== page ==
It is not necessary, but probably useful. In the specific implementation of Mijnwater, the source wells connecting to the warm and cold sides of the mine are about 8 km apart, and these had to be connected with the original two-pipe ‘backbone’. The design of Mijnwater grid is hierarchical: the ‘backbone’ is connected to 4 ‘cluster grids’ via large heat exchangers in a so-called ‘cluster-installation’. As necessary, energy from the mine water is used to balance the demand for heat and cold in each cluster grid. The ‘backbone’ has two functions. On the one hand it is the direct interface to the mine water reservoir, and it is pressurized to prevent minerals in the mine water from depositing and clogging up the system. On the other hand it exchanges any surplus energy between the clusters before the final surplus of heat or cold gets stored in the mine.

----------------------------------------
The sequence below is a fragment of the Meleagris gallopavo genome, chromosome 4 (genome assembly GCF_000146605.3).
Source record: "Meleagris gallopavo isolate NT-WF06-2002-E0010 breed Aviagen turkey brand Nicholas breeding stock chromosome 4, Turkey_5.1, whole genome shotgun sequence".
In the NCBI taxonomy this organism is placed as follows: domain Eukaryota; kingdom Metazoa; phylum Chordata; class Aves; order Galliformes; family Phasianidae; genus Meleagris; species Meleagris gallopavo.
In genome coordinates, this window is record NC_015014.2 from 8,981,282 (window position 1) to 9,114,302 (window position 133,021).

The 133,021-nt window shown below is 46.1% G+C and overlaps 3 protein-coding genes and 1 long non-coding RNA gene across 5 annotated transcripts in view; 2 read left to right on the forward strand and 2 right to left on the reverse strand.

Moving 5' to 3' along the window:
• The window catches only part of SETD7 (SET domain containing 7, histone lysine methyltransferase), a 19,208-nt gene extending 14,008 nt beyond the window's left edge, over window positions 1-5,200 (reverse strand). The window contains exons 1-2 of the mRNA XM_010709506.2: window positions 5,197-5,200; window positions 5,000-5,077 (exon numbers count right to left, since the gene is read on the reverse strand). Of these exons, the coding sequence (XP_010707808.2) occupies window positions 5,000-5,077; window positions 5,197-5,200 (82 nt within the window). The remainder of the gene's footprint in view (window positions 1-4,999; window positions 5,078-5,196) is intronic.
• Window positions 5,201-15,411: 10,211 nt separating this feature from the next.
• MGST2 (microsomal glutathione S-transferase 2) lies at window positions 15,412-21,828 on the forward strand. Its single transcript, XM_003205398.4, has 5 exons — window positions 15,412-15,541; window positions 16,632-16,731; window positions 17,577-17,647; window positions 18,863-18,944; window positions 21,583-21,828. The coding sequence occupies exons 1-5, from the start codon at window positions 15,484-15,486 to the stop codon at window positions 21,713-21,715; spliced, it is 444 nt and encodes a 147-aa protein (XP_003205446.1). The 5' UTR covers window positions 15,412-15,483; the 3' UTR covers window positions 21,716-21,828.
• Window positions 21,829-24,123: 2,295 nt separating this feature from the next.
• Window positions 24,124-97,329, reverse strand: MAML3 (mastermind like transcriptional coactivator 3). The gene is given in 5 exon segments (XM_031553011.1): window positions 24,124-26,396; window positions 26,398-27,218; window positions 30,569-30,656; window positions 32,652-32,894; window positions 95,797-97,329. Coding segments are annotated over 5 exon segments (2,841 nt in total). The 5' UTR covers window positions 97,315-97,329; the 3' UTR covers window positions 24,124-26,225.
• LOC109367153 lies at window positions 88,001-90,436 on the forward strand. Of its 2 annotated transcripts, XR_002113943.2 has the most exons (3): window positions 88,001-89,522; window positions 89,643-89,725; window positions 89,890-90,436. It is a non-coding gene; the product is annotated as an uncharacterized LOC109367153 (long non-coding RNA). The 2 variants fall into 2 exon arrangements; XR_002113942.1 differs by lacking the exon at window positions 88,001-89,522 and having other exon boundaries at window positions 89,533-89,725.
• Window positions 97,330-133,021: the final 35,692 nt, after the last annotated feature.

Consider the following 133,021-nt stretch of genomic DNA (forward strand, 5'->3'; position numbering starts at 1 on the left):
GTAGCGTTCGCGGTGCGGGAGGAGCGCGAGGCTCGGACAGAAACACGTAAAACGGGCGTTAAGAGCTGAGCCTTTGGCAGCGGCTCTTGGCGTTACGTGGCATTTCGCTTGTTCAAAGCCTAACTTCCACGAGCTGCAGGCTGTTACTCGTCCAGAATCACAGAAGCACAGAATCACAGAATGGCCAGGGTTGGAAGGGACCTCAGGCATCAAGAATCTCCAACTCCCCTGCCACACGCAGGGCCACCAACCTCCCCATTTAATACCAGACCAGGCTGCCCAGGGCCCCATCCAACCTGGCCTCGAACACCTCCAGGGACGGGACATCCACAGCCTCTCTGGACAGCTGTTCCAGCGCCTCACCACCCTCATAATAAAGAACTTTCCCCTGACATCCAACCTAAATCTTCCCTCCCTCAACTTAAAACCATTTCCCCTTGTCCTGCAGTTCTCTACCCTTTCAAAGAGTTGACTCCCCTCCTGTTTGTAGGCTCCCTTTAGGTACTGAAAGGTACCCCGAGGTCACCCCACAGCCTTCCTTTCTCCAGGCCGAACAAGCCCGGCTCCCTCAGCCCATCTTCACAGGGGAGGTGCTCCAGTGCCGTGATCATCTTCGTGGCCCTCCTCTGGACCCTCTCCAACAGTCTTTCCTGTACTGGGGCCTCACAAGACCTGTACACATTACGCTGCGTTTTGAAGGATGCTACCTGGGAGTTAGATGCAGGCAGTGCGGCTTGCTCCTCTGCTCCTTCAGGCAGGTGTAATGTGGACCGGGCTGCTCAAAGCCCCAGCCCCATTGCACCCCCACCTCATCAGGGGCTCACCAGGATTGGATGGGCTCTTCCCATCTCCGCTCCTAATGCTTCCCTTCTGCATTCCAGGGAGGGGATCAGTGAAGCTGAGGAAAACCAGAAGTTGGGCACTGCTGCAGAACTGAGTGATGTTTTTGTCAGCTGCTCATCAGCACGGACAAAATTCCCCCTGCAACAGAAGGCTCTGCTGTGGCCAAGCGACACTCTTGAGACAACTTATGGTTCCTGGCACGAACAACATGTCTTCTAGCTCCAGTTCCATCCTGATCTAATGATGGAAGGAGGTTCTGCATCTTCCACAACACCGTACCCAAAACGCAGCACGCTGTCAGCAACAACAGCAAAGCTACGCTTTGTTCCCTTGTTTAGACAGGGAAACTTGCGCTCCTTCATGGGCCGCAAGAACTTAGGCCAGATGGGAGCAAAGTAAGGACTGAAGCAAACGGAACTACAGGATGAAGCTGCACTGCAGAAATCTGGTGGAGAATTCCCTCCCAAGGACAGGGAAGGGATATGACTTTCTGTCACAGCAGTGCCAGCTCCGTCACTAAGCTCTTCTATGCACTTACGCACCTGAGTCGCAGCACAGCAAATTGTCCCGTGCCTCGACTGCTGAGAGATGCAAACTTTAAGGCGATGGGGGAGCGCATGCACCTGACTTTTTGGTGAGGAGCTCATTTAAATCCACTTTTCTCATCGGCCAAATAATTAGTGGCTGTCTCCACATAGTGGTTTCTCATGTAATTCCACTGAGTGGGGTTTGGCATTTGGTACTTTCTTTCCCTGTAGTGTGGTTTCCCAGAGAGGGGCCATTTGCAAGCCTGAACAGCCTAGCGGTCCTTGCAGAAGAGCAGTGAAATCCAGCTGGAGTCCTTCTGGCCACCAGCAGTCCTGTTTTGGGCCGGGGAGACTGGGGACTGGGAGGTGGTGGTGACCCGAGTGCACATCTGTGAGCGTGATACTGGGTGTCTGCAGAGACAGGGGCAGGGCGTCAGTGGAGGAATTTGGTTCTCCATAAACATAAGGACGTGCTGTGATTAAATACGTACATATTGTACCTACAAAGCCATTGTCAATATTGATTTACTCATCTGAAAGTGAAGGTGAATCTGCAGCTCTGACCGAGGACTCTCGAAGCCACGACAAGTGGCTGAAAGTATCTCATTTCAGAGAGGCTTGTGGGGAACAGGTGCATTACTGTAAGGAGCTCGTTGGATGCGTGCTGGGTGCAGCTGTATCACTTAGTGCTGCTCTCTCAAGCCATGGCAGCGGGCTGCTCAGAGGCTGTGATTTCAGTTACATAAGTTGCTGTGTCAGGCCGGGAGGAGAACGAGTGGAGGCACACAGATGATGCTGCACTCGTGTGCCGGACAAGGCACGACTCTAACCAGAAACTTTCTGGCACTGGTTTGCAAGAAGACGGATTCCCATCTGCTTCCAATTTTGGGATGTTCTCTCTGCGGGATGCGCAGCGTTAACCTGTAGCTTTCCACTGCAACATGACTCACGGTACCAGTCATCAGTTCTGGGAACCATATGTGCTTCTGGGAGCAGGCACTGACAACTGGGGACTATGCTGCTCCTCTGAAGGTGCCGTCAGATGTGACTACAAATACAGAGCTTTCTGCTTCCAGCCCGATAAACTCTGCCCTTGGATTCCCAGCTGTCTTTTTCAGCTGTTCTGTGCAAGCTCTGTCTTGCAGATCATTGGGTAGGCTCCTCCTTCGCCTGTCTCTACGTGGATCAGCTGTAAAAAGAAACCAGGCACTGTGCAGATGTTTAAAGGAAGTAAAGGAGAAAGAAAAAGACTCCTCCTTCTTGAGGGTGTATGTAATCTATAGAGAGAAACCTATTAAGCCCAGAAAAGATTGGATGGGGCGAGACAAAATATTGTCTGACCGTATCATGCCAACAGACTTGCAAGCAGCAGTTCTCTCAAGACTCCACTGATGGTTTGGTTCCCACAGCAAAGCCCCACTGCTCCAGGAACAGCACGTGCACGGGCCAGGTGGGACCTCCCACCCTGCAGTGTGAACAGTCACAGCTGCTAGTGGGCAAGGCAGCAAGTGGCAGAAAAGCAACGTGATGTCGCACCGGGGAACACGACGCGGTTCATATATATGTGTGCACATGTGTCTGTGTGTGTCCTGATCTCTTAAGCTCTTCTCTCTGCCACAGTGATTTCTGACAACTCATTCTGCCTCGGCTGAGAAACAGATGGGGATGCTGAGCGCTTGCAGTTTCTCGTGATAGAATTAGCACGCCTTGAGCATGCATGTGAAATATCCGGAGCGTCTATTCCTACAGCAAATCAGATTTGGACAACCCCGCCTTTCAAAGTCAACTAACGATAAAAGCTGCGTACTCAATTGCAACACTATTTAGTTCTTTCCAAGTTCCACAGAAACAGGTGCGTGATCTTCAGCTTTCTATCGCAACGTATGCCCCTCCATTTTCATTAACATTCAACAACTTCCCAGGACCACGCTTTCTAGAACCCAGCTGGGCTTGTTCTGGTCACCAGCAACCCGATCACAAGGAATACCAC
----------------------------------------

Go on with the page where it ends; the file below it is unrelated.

Other 5GDHC grids without a mine water reservoir may function well without a hierarchy between a ‘backbone’ and ‘clustergrids’. One thing is clear: new grid topologies may be quite different from the traditional tree structure starting with a very wide pipe at the central heat source, splitting up into ever narrower pipes from which finally separate dwellings are connected. The pipes might all have the same diameter. The topology can be linear, with a few branches, possibly contain a closed circle, and even evolve to a mesh topology if that provides the right connectivity for optimal local energy flows.
Local area networks, the ‘sectorgrid’